Mental illness in children aged 10-14 years and teen pregnancy were the major contributors of hospitalization in Texas between the years 2004 to 2010. The study findings were based on the research by The University of Texas Health Science Center at Houston (UTHealth) Medical School.
"We were surprised by those two findings and the related costs in millions of dollars," said Dr. Bethanie Van Horne, first author and assistant director of state initiatives at UTHealth's Children's Learning Institute.
"These aren't estimates but real children and real expenses," said Dr. Christopher Greeley, senior author and professor of pediatrics at UTHealth Medical School. "The costs are staggering."
Thirty percent of the hospitalizations of children ages 10-14 were due to mental diseases and disorders at a cost of $51 million per year, according to the paper. The 39 percent of hospitalization of adolescents ages 15-17 due to pregnancy/childbirth cost $72 million a year. Mental illness was the second most common reason for the hospitalization of adolescents ages 15-17, accounting for 21 percent and $44 million.
Greeley said the mental health hospitalizations, which increased during the study's time period while all other diagnoses remained flat, could be due to several reasons. "It could be that we're doing a better job at recognizing the signs and admitting people," he said. "It could also be that we're not doing a good enough job with outpatient care and it gets to a critical point for the child, who then must be hospitalized."
Van Horne pointed to a mental health care provider shortage across the state, noting that many providers don't accept Medicaid and some don't accept private insurance. According to a 2013 report from the Mental Health Needs Council, Inc., approximately 19,300 children and adolescents with serious emotional disturbance needed services from the public mental health system in 2012. But 74 percent of those children (14,335) received none. The report also stated that nearly 69 percent of the 9,100 children referred to the Harris County Juvenile Probation Department have a diagnosable mental illness.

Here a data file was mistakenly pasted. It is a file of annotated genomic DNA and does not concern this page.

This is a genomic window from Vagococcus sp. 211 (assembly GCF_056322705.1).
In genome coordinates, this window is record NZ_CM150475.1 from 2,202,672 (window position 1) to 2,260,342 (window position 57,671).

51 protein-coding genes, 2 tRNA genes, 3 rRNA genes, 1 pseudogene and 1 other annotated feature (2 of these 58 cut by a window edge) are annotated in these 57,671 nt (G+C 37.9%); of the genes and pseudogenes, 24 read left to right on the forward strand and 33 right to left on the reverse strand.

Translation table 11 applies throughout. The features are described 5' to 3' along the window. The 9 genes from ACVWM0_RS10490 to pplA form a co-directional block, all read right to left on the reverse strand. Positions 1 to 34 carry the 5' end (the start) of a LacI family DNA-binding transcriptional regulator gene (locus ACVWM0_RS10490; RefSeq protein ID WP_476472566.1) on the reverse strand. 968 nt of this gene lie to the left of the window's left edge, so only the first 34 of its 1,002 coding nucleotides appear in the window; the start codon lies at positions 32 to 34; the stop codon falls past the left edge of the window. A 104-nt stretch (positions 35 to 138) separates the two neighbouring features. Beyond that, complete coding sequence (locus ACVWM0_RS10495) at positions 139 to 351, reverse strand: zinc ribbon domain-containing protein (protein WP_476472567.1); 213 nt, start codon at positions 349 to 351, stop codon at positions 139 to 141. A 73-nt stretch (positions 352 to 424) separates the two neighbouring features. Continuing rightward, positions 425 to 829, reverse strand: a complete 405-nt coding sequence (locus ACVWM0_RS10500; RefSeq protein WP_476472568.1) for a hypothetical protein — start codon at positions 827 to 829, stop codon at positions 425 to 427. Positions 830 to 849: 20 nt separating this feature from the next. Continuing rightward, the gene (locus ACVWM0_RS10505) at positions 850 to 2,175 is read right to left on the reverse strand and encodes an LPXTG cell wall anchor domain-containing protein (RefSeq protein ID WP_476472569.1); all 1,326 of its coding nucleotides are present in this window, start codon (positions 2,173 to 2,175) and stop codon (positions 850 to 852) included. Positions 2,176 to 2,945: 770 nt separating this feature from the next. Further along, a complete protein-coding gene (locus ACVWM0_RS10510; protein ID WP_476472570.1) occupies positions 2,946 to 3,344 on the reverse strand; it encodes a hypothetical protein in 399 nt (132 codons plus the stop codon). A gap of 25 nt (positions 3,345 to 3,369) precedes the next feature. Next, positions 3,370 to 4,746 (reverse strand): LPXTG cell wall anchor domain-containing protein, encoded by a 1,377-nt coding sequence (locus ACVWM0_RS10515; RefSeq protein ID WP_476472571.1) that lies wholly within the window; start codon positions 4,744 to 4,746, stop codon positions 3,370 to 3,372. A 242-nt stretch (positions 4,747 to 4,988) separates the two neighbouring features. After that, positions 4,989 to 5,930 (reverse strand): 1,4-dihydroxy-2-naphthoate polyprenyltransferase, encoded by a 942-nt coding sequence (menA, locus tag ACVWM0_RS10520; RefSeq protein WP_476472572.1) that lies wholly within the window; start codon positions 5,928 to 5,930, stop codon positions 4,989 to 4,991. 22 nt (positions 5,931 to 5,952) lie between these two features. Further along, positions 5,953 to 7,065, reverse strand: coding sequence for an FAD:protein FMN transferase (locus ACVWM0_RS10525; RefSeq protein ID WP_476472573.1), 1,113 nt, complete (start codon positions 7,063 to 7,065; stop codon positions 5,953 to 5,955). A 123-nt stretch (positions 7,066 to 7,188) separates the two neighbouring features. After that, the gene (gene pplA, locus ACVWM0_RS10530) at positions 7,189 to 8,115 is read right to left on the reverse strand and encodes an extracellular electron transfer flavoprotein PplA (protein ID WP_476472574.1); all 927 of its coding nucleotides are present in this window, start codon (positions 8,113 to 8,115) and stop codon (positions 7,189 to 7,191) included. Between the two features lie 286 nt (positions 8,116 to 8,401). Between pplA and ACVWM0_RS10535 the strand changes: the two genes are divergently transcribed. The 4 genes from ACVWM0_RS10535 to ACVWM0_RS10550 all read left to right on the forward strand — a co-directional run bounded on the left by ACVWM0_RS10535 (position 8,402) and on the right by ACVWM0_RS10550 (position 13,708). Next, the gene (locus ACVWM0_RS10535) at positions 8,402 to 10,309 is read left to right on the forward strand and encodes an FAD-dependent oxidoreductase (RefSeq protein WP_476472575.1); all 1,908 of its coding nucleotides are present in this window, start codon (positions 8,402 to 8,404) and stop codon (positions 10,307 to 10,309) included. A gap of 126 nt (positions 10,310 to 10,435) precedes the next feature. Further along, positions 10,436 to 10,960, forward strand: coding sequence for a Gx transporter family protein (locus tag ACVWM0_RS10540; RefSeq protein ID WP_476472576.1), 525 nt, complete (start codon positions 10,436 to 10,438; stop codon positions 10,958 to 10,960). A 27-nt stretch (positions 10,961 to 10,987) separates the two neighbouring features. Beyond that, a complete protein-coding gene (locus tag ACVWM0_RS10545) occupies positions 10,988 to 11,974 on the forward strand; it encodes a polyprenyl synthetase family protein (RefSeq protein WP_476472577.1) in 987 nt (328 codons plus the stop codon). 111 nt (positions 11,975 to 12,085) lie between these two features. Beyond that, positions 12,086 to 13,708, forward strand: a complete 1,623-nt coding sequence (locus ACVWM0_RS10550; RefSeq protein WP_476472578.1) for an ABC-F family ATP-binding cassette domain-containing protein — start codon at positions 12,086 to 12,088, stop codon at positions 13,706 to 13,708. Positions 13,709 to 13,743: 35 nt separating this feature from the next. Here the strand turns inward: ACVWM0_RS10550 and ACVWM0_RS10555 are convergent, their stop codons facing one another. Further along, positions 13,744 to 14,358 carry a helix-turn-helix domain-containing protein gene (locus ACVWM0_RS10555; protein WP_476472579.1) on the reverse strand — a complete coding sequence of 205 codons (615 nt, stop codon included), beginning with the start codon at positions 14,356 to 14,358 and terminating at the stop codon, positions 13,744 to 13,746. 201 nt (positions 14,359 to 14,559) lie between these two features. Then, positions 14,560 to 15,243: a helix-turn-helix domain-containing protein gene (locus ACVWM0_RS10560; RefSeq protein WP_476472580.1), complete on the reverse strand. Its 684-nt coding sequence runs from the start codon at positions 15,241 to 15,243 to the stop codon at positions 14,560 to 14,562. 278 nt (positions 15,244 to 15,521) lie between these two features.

Texas has one of the highest rates of teen pregnancy in the country, according to the U.S. Department of Health and Human Services. In 2011, Texas had a rate of births per 1,000 teens ages 15-17 of 25.6 while the national average is 15.4. The paper reported that the absence of a coordinated approach to teen pregnancy prevention within the state has been proposed as an underlying reason for the increased rate.
Hospitalization is the largest source of spending in medical care in the country, according to the Centers for Medicare and Medicaid Services. Overall, birth was the most common reason for all hospitalization of children, representing 64 percent. Respiratory illness was the most common discharge diagnosis for children ages 1 month to 9 years.
Developing management strategies to limit even a small number of these hospitalizations would result in significant cost savings, the authors said. They cited research by Dr. Jon Tyson, and Dr. Ricardo A. Mosquera, at UTHealth Medical School that showed comprehensive care, also called an enhanced medical home, reduced total hospital and clinic costs $10,000 a year.
Comprehensive care also reduced the number of children with a serious illness by 55 percent and the rate of emergency department visits by 48 to 69 percent. Tyson is the Michelle Bain Distinguished Professor of Medicine and Public Health and vice dean for Clinical Research & Healthcare Quality at UTHealth. Mosquera is an assistant professor of pediatrics and director of the High Risk Children's Clinic, part of UT Physicians, the clinical practice of UTHealth Medical School. That paper was published in a December 2014 issue of the journal JAMA
Greeley and Van Horne also noted in their paper that 1 in every 10 children in the United States resides in Texas and the health and well-being of Texas children consistently ranks within the bottom 10 states.